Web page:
NCAA Tournament

Fans hope rituals, superstitions will propel Shockers to win

If the Shockers win an NCAA tournament game, fans have 8-year-old Grace Heinrichs to thank.

If Grace is in the audience when the Shockers play, they win. (Wichita State vs. Seton Hall. 2006. Greensboro, N.C. Grace was 1.)

If she’s not, they lose. (WSU vs. VCU. Last year. Portland. Grace was at home.)

“She’s undefeated in the NCAA tournament,” said her mother, Joy, who does her part to keep the Shockers winning by never, ever putting Shockers-related posts on Facebook before a game.

The Grace Factor is just one of the superstitions, signs and omens that keep Shocker fans going during the stress of tournament time.

They’ll do anything to help the Shockers win, they say, even perform strange rituals, wear dirty shirts or apply loud eye shadow.

“We’re not all really superstitious,” said Wichita State athletic director Eric Sexton, who at Thursday’s Shocker game vs. Pittsburgh took a good luck stroll around the arena during the second half, just exactly the same way he had in the first half. “But guess what? If it worked, we’re not going to take a chance by not doing it again.”

On Saturday in Salt Lake City, the Shockers’ fans gathered to send the Shockers off at the team hotel confessed to a long list of strange behavior they indulge in, all in the name of helping their team win.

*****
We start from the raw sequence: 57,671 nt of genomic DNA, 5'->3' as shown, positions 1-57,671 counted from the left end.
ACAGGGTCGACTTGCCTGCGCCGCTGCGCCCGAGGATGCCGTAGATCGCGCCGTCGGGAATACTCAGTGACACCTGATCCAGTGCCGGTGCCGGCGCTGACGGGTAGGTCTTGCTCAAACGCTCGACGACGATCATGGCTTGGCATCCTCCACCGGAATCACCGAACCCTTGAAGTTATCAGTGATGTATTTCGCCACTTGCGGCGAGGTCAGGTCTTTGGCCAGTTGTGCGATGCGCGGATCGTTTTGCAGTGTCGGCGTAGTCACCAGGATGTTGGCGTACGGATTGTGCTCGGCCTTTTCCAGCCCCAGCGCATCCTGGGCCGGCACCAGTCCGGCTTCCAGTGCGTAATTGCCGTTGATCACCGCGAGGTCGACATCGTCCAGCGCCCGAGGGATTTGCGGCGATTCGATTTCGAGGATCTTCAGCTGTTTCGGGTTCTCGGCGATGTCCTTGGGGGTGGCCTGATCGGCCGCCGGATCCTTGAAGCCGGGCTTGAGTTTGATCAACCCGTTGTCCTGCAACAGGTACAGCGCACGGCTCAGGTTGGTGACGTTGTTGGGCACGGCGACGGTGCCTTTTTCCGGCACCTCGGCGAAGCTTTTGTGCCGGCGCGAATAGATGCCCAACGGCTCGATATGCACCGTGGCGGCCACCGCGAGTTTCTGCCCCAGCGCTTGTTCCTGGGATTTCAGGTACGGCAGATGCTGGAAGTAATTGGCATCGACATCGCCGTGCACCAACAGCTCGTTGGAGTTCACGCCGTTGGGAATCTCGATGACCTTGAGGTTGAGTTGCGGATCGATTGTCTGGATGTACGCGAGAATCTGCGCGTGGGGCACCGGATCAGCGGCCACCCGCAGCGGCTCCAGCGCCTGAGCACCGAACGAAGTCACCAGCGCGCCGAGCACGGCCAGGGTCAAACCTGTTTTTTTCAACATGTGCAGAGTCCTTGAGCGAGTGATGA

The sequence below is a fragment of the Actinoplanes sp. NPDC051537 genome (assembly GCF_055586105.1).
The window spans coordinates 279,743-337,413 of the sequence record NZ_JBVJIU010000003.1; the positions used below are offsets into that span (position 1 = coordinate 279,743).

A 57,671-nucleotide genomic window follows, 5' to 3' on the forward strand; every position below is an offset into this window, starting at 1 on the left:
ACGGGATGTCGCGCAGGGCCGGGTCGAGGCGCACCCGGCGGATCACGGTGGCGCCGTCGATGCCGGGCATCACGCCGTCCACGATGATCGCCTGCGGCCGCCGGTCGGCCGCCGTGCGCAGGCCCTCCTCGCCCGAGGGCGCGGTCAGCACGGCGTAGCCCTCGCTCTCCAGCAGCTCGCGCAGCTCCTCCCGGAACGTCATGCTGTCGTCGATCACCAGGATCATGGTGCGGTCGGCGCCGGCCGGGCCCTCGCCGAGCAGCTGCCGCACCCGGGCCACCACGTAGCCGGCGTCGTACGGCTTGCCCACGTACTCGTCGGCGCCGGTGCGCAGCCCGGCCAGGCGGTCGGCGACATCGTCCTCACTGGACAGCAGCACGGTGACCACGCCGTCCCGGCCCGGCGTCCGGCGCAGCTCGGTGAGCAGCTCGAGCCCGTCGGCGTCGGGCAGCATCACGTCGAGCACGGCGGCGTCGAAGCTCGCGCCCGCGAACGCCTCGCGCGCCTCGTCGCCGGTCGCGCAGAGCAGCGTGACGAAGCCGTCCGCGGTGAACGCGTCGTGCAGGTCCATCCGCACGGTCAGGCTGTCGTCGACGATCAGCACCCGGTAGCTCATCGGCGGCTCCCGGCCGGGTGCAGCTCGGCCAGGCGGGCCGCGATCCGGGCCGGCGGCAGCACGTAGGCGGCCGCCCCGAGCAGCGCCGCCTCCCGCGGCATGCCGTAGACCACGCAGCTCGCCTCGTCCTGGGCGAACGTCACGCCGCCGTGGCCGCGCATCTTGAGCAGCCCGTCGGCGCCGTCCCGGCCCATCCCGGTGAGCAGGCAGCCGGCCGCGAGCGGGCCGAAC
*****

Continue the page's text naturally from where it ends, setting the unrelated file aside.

Sherry Scott, who traveled from Wichita with her husband, Ken, said she always wears her good-luck Shockers charm bracelet to the games. It has to be on her right hand. Her temporary Shocker face tattoo also must be in the exact same place on her left cheek.

“It just gives you a comfort level,” she said. “It’s something I always do before the game, so I have to keep doing it.”

Chris Curry, who brought his 10-year-old stepdaughter Skylar Crowe to Salt Lake City, said the two noticed after Thursday’s game that she’d accidentally worn her necklace backwards.

“I told her she’d better wear it the same way today,” Chris said with a laugh. “You don’t change things like that in sports.”

Brian Heinrichs, Grace’s dad, had a favorite Shockers shirt he used to wear to games. Then, the team lost a few when he had it on. Now it’s put away. For good.

“We lost to Creighton in that shirt twice,” he said. “It’s gone-zo. I still have it, but I’ll never wear it again.”

The Wichita State cheerleaders say they also pay attention to rituals and signs to avoid messing with the team’s star alignment.

They perform their warm-up in the exact same order, every time. And they obey signs the universe sends them.

“We had a fortune cookie yesterday that told us to focus on the color purple to bring good luck,” said cheerleader Katie Lewis, her eyelids thick with purple eye shadow. “We’re very superstitious. It just gives you the hope that you can help the team win.”